Misrepresentation Regulations, Part I: What Do They Mean?

The U.S. Department of Education’s misrepresentation regulations, which are slated to go into effect on July 1, 2011, create a significant risk when it comes to performance-based (CPL) Internet marketing. The rules bring a whole new meaning to what constitutes misrepresentation.  Specifically these amendments will:

  • Expand the scope of misrepresentation to include “any statement that has the likelihood or tendency to deceive or confuse” and “any communication made in writing, visually, orally, or through other means.
  • Extend institutional liability for misrepresentation to acts by a “representative” of the college or university, and by parties under an agreement with the college or university “to provide educational programs, marketing, advertising, recruiting, or admissions services.
  • Expand the list to whom misrepresentation can be made to include “any member of the public.”
  • Expand the list of defined misrepresentation within the four existing categories of: 1) description of educational programs, 2) financial charges, 3) employability of graduates, and 4) relationship with the Department of Education.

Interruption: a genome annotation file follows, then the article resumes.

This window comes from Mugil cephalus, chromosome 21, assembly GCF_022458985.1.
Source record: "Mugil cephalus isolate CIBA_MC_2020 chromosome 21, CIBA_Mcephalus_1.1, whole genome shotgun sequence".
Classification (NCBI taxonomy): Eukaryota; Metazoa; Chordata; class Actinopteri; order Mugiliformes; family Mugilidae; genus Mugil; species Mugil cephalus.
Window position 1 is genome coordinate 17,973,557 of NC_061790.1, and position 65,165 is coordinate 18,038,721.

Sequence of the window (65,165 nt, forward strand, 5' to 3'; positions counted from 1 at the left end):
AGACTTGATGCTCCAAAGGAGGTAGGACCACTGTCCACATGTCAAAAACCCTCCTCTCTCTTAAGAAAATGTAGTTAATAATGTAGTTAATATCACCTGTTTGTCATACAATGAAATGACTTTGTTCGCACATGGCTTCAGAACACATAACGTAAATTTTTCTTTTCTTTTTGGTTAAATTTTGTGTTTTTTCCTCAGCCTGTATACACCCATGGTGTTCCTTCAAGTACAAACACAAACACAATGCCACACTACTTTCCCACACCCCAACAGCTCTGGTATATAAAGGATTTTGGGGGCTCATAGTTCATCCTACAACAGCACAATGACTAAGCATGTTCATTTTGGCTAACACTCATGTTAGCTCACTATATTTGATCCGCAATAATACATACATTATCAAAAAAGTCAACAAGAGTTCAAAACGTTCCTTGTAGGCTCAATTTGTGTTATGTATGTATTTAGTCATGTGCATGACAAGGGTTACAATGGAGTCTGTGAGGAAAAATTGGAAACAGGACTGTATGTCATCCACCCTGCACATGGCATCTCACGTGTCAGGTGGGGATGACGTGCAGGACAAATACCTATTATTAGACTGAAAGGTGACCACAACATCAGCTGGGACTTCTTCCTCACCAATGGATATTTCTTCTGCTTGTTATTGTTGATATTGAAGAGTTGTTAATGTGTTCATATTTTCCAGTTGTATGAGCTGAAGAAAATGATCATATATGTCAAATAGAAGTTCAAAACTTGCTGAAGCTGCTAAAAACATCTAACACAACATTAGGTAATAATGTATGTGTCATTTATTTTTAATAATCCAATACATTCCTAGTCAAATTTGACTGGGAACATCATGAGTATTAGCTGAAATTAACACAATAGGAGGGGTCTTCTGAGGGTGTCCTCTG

• Increase the sanctions available to the Department to include limitation or revocation of Title IV eligibility or denial of applications for new Title IV eligibility

The new rules present a number of ways to unintentionally misrepresent.  Now more than ever schools need to be particularly mindful to review and control the messaging they, and their partners, distribute to prospective students through all channels. The bottom line is that colleges need deeper visibility into their leads and greater control of the process.

Stay tuned for Misrepresentation Regulations Part II, where we’ll talk about the implications we expect to see as a result of the new rules.

Steve Winchester

Steve is the CMO at Helix Education. He has been an advertising account executive for more than 20 years. Steve received his BS from the University of Utah.